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The consumption of antibiotics has increased significantly over the past 15 years, according to a recent study. The increase occurred despite the international push to reduce the use of these important drugs.

Researchers found that while many low- and middle-income countries still lack appropriate access to antibiotics, the global increase was driven largely by some developing countries which face more drug-resistant infections and a lack of tools to test infections and track how these medications are used.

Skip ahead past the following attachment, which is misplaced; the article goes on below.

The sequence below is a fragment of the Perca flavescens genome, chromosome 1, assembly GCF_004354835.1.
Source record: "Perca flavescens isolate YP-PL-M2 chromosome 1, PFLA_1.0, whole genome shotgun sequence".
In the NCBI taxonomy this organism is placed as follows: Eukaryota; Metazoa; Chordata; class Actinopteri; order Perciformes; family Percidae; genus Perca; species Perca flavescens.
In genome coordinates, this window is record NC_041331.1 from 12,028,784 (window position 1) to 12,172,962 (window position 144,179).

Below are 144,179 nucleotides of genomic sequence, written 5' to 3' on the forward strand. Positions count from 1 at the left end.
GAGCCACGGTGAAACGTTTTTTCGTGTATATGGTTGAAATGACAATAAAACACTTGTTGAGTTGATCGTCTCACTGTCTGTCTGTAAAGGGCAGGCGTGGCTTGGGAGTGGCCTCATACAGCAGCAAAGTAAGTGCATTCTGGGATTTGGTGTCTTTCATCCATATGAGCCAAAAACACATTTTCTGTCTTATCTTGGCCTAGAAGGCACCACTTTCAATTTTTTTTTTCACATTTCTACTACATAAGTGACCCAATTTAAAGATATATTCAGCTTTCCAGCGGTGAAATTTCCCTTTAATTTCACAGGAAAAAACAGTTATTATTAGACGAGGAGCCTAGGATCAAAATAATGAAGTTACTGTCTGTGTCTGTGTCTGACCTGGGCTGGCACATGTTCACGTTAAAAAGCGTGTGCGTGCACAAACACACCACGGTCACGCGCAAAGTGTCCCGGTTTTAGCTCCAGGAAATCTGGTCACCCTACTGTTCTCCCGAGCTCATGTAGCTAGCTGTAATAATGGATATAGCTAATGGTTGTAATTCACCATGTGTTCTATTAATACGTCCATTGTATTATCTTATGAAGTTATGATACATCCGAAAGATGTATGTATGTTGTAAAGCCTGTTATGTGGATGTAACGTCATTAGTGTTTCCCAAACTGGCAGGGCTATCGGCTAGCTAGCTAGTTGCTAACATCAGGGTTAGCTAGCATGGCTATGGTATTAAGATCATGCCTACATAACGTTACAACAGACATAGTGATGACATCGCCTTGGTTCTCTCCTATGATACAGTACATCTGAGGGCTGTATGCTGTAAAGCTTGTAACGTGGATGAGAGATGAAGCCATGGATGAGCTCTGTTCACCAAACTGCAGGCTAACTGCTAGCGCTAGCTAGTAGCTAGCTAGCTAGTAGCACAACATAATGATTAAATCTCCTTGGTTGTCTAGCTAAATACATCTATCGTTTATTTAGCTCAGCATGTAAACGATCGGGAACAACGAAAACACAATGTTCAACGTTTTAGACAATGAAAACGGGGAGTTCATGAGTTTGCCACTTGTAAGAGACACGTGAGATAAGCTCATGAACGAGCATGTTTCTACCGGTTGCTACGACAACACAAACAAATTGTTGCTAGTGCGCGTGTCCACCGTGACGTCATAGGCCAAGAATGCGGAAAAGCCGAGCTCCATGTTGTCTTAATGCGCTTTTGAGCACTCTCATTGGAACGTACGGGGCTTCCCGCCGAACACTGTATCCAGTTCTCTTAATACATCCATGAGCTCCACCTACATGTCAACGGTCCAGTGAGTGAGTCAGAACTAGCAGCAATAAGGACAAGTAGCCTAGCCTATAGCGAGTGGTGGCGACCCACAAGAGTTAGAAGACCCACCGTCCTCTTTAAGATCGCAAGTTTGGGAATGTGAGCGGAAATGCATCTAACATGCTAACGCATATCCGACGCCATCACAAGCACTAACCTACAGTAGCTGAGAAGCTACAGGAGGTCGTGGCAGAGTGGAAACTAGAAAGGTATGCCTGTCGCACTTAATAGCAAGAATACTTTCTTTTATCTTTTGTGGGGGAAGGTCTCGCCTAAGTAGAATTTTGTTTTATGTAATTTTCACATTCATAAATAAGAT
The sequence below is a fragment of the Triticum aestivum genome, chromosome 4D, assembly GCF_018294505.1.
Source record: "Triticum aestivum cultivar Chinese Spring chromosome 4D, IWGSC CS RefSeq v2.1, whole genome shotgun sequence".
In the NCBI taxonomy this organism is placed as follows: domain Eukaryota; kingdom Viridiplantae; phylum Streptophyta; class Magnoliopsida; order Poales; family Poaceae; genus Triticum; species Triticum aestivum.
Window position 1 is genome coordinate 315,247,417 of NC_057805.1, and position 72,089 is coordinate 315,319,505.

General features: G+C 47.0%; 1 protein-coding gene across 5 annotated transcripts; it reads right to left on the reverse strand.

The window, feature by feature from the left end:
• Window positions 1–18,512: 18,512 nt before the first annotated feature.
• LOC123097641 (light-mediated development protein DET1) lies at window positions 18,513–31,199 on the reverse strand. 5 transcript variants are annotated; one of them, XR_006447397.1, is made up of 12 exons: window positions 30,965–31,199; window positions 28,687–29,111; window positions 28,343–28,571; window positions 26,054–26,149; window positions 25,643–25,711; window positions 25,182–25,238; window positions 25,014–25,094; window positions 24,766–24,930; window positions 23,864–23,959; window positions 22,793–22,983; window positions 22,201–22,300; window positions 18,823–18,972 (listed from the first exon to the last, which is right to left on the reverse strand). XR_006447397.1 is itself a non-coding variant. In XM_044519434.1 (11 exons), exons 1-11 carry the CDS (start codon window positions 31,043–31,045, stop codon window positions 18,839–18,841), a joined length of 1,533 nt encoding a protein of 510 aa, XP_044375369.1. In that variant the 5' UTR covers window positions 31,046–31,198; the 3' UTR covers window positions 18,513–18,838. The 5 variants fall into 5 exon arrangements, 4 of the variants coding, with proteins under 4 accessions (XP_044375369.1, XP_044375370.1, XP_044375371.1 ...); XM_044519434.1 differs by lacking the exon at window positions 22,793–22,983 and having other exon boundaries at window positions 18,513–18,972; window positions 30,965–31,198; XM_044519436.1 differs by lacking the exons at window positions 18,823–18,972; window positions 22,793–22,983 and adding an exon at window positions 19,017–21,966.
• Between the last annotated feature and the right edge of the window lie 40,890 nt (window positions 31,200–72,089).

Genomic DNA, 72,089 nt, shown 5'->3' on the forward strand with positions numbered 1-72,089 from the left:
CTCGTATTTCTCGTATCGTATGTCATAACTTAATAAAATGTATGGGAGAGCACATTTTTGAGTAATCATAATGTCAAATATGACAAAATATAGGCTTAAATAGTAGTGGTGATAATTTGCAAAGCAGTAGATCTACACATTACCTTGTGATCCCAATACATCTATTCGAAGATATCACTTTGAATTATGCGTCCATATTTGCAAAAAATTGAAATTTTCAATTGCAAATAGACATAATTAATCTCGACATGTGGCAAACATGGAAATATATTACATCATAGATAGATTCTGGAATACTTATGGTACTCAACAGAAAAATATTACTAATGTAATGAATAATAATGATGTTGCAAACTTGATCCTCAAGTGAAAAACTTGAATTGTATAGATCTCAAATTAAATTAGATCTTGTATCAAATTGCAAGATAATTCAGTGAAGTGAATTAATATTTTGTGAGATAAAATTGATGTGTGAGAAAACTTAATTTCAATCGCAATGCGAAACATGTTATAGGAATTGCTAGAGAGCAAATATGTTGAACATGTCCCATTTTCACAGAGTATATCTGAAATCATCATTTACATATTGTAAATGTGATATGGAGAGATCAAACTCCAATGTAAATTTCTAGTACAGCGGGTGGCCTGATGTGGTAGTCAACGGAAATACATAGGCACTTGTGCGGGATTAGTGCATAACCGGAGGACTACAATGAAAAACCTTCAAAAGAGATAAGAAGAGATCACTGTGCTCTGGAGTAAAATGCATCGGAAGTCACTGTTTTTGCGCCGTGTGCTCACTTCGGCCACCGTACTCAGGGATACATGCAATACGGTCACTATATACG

To tackle antimicrobial resistance (AMR), we need to look at all the factors behind how and when antibiotics are used. One obstacle I often see as a medical microbiologist working in developing countries, is a lack of access to clean water, which makes preventing and controlling infections nearly impossible. It is a major driver of inappropriate antibiotic use and, ultimately, the growth in antibiotic-resistant bugs – so-called “superbugs”.

Read the full article on The Conversation website, written by Abhilasha Karkey (Centre for Tropical Medicine and Global Health, Nuffield Department of Medicine). 

Oxford is a subscribing member of The ConversationFind out how you can write for The Conversation.

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